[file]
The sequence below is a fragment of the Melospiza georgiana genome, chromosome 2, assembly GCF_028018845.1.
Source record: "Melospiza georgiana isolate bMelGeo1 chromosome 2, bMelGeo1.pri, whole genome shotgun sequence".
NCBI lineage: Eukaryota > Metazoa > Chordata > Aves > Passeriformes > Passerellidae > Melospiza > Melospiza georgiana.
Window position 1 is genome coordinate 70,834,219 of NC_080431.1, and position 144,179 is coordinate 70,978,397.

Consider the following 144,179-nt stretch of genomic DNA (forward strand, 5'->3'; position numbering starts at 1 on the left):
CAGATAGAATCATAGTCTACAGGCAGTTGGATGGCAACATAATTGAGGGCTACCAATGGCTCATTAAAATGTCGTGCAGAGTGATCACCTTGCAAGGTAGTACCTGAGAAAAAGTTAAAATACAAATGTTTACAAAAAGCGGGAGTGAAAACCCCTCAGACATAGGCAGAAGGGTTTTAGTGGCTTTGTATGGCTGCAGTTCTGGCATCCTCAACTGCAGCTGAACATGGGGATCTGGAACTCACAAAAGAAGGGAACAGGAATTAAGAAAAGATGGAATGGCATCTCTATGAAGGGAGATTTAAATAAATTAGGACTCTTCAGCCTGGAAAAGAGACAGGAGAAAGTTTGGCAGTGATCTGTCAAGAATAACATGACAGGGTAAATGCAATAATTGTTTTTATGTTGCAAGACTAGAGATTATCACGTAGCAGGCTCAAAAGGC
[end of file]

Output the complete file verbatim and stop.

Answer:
The sequence below is a fragment of the Melospiza georgiana genome, chromosome 2, assembly GCF_028018845.1.
Source record: "Melospiza georgiana isolate bMelGeo1 chromosome 2, bMelGeo1.pri, whole genome shotgun sequence".
NCBI lineage: Eukaryota > Metazoa > Chordata > Aves > Passeriformes > Passerellidae > Melospiza > Melospiza georgiana.
Window position 1 is genome coordinate 70,834,219 of NC_080431.1, and position 144,179 is coordinate 70,978,397.

Consider the following 144,179-nt stretch of genomic DNA (forward strand, 5'->3'; position numbering starts at 1 on the left):
CAGATAGAATCATAGTCTACAGGCAGTTGGATGGCAACATAATTGAGGGCTACCAATGGCTCATTAAAATGTCGTGCAGAGTGATCACCTTGCAAGGTAGTACCTGAGAAAAAGTTAAAATACAAATGTTTACAAAAAGCGGGAGTGAAAACCCCTCAGACATAGGCAGAAGGGTTTTAGTGGCTTTGTATGGCTGCAGTTCTGGCATCCTCAACTGCAGCTGAACATGGGGATCTGGAACTCACAAAAGAAGGGAACAGGAATTAAGAAAAGATGGAATGGCATCTCTATGAAGGGAGATTTAAATAAATTAGGACTCTTCAGCCTGGAAAAGAGACAGGAGAAAGTTTGGCAGTGATCTGTCAAGAATAACATGACAGGGTAAATGCAATAATTGTTTTTATGTTGCAAGACTAGAGATTATCACGTAGCAGGCTCAAAAGGC